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This sponsored post is produced by the Consumers Electronics Association.
Patent trolls do not create jobs or products, but this year they are $80 billion richer. What is a patent troll and how do they get so rich?
They get rich by suing or threatening litigation to extract licensing fees from businesses and tech entrepreneurs. A patent troll “owns a bunch of patents,” Julie Samuels, Executive Director of Engine Advocacy explains, “and uses those patents, essentially, as weapons, threatening lawsuits saying, ‘If you don’t pay me I’m going to sue you.’ A patent law suit costs each side millions of dollars and years of litigation so it’s no wonder that people pay the patent troll to go away. It is run-of-the-mill, everyday extortion.”
Essentially, once a company — big or small — starts to become successful, it becomes vulnerable to patent trolls, which often go after innovative companies that are the least able to defend themselves.
“There is nothing that can actually measure how bad it’s gotten because people are shutting their companies down even before they start,” said Todd Moore, founder of TMSOFT.
Moore first learned about patent trolls in 2011 when Lodsys — a company that makes no products but specializes in suing innovators — demanded money from Moore over the White Noise app he developed. Lodsys was notorious for litigating against small app makers, claiming ownership over widely-used technologies like in-app purchases and feedback surveys.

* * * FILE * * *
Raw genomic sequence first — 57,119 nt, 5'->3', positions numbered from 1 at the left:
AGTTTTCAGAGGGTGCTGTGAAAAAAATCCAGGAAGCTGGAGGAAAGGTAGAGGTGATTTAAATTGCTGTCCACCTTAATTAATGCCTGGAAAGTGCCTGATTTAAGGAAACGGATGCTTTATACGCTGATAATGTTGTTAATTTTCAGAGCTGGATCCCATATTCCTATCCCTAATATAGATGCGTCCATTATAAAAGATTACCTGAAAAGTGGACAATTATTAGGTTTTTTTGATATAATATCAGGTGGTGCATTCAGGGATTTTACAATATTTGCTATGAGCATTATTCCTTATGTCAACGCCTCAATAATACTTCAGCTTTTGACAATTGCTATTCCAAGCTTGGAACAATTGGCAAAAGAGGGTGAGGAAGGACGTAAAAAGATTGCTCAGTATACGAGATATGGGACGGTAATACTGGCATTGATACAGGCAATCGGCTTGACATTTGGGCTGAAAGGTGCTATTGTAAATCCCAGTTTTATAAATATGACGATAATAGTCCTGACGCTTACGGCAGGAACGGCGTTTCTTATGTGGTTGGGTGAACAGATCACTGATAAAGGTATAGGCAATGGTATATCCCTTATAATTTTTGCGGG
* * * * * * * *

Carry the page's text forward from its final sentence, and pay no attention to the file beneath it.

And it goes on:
“[Patent trolls] affect everyone because people that make products and are creating apps have to charge more because the cost of running their business costs more, due to the costs of fighting the lawsuits, and they have to pass that on to the consumers,” Moore said.
Patent trolls are legal extortionists who are celebrating another successful year attacking small businesses because the Senate still has not passed patent litigation reform.
One year ago, the House passed the Innovation Act – patent reform legislation that would stop patent trolls from suing tech entrepreneurs and innovative startups – by an overwhelming bipartisan majority. However, the Innovation Act was blocked in the Senate. There is no reason that this bipartisan bill supported by the President should not be law. Enough is enough. Urge your U.S. senators to pass patent reform!
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